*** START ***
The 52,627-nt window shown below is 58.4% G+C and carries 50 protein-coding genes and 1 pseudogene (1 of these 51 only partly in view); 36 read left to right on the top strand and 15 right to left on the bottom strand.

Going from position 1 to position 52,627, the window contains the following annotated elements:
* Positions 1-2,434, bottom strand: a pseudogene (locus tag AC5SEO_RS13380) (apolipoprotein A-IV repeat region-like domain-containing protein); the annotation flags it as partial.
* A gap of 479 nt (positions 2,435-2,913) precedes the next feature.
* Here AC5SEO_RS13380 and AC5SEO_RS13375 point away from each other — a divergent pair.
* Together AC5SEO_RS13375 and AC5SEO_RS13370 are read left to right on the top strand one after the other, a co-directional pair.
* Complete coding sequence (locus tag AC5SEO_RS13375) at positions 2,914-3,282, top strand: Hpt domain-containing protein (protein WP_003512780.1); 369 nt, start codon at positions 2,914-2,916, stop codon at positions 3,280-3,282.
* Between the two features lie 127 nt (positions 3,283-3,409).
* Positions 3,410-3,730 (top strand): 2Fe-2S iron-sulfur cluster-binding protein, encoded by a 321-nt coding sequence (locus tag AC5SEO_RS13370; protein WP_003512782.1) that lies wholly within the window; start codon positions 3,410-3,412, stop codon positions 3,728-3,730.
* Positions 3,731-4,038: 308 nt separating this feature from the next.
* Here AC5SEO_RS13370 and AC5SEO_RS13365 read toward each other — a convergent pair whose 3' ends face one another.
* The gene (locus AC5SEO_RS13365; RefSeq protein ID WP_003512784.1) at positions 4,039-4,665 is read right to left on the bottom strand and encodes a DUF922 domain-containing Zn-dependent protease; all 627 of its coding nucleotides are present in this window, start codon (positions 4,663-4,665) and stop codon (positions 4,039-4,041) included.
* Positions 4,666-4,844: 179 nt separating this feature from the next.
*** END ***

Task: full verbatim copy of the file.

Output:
The 52,627-nt window shown below is 58.4% G+C and carries 50 protein-coding genes and 1 pseudogene (1 of these 51 only partly in view); 36 read left to right on the top strand and 15 right to left on the bottom strand.

Going from position 1 to position 52,627, the window contains the following annotated elements:
* Positions 1-2,434, bottom strand: a pseudogene (locus tag AC5SEO_RS13380) (apolipoprotein A-IV repeat region-like domain-containing protein); the annotation flags it as partial.
* A gap of 479 nt (positions 2,435-2,913) precedes the next feature.
* Here AC5SEO_RS13380 and AC5SEO_RS13375 point away from each other — a divergent pair.
* Together AC5SEO_RS13375 and AC5SEO_RS13370 are read left to right on the top strand one after the other, a co-directional pair.
* Complete coding sequence (locus tag AC5SEO_RS13375) at positions 2,914-3,282, top strand: Hpt domain-containing protein (protein WP_003512780.1); 369 nt, start codon at positions 2,914-2,916, stop codon at positions 3,280-3,282.
* Between the two features lie 127 nt (positions 3,283-3,409).
* Positions 3,410-3,730 (top strand): 2Fe-2S iron-sulfur cluster-binding protein, encoded by a 321-nt coding sequence (locus tag AC5SEO_RS13370; protein WP_003512782.1) that lies wholly within the window; start codon positions 3,410-3,412, stop codon positions 3,728-3,730.
* Positions 3,731-4,038: 308 nt separating this feature from the next.
* Here AC5SEO_RS13370 and AC5SEO_RS13365 read toward each other — a convergent pair whose 3' ends face one another.
* The gene (locus AC5SEO_RS13365; RefSeq protein ID WP_003512784.1) at positions 4,039-4,665 is read right to left on the bottom strand and encodes a DUF922 domain-containing Zn-dependent protease; all 627 of its coding nucleotides are present in this window, start codon (positions 4,663-4,665) and stop codon (positions 4,039-4,041) included.
* Positions 4,666-4,844: 179 nt separating this feature from the next.